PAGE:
2023 Study: Nattokinase Degrades Alzheimer's Plaques in Animal Model
In the battle against Alzheimer's disease, an unexpected ally has recently emerged in the form of Nattokinase, an enzyme derived from fermented soybeans. A 2023 study has found that Nattokinase directly targets and breaks down harmful plaques associated with Altheimer’s Disease. This remarkable compound, which has long been known to break down blood clots, and has more recently gained notoriety for its ability to dissolve the COVID-19 spike protein, appears to hold promise in the field of neurodegenerative disease as well.
What is Alzheimer’s Disease?
Alzheimer's disease (AD) is the most common form of dementia, affecting more than 55 million people worldwide. As the global population continues to age, researchers expect this number to triple by 2050.
AD is characterized by the accumulation of harmful substances known as amyloid-beta plaques within the brain. These plaques have a destructive effect on brain cells and are thought to play a central role in triggering symptoms such as progressive memory loss, cognitive decline, and changes in behavior and personality.
The Role of Amyloid Beta
Amyloid-beta peptides have long been viewed as a signature of Alzheimer’s pathology. When these peptides aggregate (clump together), they form insoluble plaques in the brain that are toxic to neurons (brain cells). These aggregates can disrupt communication between neurons and instigate inflammatory responses that result in cell damage and death. While there is significant controversy among scientists regarding the role of amyloid in the disease, its clearance has been a central target of therapeutics in the research over the past few decades.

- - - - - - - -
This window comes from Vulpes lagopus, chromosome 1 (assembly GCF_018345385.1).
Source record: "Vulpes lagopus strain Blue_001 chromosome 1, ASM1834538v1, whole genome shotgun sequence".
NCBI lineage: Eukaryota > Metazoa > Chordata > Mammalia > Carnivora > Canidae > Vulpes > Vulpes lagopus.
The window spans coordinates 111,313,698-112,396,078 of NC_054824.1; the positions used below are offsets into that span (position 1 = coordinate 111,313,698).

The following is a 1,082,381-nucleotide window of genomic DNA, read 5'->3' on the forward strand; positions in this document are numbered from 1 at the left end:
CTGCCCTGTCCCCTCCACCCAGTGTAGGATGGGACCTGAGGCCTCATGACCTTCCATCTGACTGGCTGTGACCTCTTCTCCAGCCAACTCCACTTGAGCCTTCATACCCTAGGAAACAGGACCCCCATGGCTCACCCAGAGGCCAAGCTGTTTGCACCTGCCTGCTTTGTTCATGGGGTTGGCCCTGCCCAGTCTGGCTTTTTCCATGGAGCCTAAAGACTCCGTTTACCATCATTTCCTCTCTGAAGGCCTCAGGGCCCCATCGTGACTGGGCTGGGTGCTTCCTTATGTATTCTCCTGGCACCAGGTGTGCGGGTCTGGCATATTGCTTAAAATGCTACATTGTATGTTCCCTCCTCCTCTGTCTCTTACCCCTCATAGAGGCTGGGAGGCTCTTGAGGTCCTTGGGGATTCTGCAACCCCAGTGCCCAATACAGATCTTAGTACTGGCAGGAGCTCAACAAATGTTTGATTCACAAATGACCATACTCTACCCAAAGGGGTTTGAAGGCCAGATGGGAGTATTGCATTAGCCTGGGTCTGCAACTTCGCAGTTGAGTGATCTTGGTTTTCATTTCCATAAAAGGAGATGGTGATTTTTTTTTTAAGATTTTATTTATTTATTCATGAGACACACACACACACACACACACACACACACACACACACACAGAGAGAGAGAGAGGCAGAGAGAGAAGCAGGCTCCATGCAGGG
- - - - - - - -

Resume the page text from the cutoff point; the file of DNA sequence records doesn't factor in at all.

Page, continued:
Nattokinase Degrades Amyloid-Beta
In this quest to treat Alzheimer's, researchers have been exploring the properties of a natural enzyme called nattokinase. Originating from a Japanese dish called natto, made from fermented soybeans, nattokinase has traditionally been recognized for its cardiovascular benefits due to its ability to break down blood clots. More recently, it has been lauded for its capacity to dissolve the COVID-19 spike protein.
A 2023 study out of a lab in China found that nattokinase is capable of breaking down harmful forms of amyloid beta both in vitro (in a petri dish/test tube) and in vivo (in an animal model). When given orally to mice for 14 days, amyloid concentration was significantly reduced in both the bloodstream and the brain over time. The researchers conclude that given its safety profile and positive effects, “[Nattokinase] may be potentially developed as an anti-Aβ42/Aβ40 drug for the prevention, treatment, and long-term care of [Alzheimer’s Disease.]”
Earlier research, back in 2013, suggested that Nattokinase not only degrades harmful plaques, but also dampens the inflammatory response, and promotes the proliferation of neuroprotective molecules such as brain-derived neurotrophic factor. Some of its benefits, researchers propose, also come from its capacity to scavenge harmful free radicals.
Alzheimer's disease is a poorly understood, multifaceted condition, making effective treatments challenging to develop. Further studies will be required to highlight the exact mechanisms by which nattokinase interacts with amyloid-beta aggregates and to explore possible side effects and optimum dosages for potential therapeutic use. If these further studies are successful, the implications could be meaningful in the fight against Alzheimer's.
While the road to an Alzheimer's cure is anything but clearcut, the introduction of nattokinase into the medical community's arsenal is a significant development that if nothing else, warrants further study, and underscores the remarkable effects of this natural compound.
Ni, A., Li, H., Wang, R., Sun, R., & Zhang, Y. (2023). Degradation of amyloid β-peptides catalyzed by nattokinase in vivo and in vitro. Food Science and Human Wellness, 12(5), 1905-1916.
Fadl, N. N., Ahmed, H. H., Booles, H. F., & Sayed, A. H. (2013). Serrapeptase and nattokinase intervention for relieving Alzheimer’s disease pathophysiology in rat model. Human & experimental toxicology, 32(7), 721-735.